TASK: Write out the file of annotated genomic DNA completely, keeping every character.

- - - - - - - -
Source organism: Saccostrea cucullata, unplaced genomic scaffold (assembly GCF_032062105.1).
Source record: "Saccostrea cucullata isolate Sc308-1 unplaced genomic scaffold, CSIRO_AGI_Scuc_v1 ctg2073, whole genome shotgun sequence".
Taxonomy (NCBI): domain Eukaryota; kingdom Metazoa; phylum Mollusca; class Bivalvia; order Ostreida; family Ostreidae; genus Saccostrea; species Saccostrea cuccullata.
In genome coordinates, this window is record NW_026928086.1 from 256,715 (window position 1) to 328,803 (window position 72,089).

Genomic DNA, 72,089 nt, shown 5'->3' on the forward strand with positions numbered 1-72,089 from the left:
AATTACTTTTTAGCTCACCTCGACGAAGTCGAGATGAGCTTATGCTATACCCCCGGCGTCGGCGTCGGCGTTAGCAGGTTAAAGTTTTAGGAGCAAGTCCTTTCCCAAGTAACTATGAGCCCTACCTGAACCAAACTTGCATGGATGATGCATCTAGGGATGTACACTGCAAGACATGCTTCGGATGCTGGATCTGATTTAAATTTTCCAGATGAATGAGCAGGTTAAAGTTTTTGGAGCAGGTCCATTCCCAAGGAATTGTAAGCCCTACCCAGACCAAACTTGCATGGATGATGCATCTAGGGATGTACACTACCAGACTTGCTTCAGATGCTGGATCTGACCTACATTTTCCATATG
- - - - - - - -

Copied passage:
Source organism: Saccostrea cucullata, unplaced genomic scaffold (assembly GCF_032062105.1).
Source record: "Saccostrea cucullata isolate Sc308-1 unplaced genomic scaffold, CSIRO_AGI_Scuc_v1 ctg2073, whole genome shotgun sequence".
Taxonomy (NCBI): domain Eukaryota; kingdom Metazoa; phylum Mollusca; class Bivalvia; order Ostreida; family Ostreidae; genus Saccostrea; species Saccostrea cuccullata.
In genome coordinates, this window is record NW_026928086.1 from 256,715 (window position 1) to 328,803 (window position 72,089).

Genomic DNA, 72,089 nt, shown 5'->3' on the forward strand with positions numbered 1-72,089 from the left:
AATTACTTTTTAGCTCACCTCGACGAAGTCGAGATGAGCTTATGCTATACCCCCGGCGTCGGCGTCGGCGTTAGCAGGTTAAAGTTTTAGGAGCAAGTCCTTTCCCAAGTAACTATGAGCCCTACCTGAACCAAACTTGCATGGATGATGCATCTAGGGATGTACACTGCAAGACATGCTTCGGATGCTGGATCTGATTTAAATTTTCCAGATGAATGAGCAGGTTAAAGTTTTTGGAGCAGGTCCATTCCCAAGGAATTGTAAGCCCTACCCAGACCAAACTTGCATGGATGATGCATCTAGGGATGTACACTACCAGACTTGCTTCAGATGCTGGATCTGACCTACATTTTCCATATG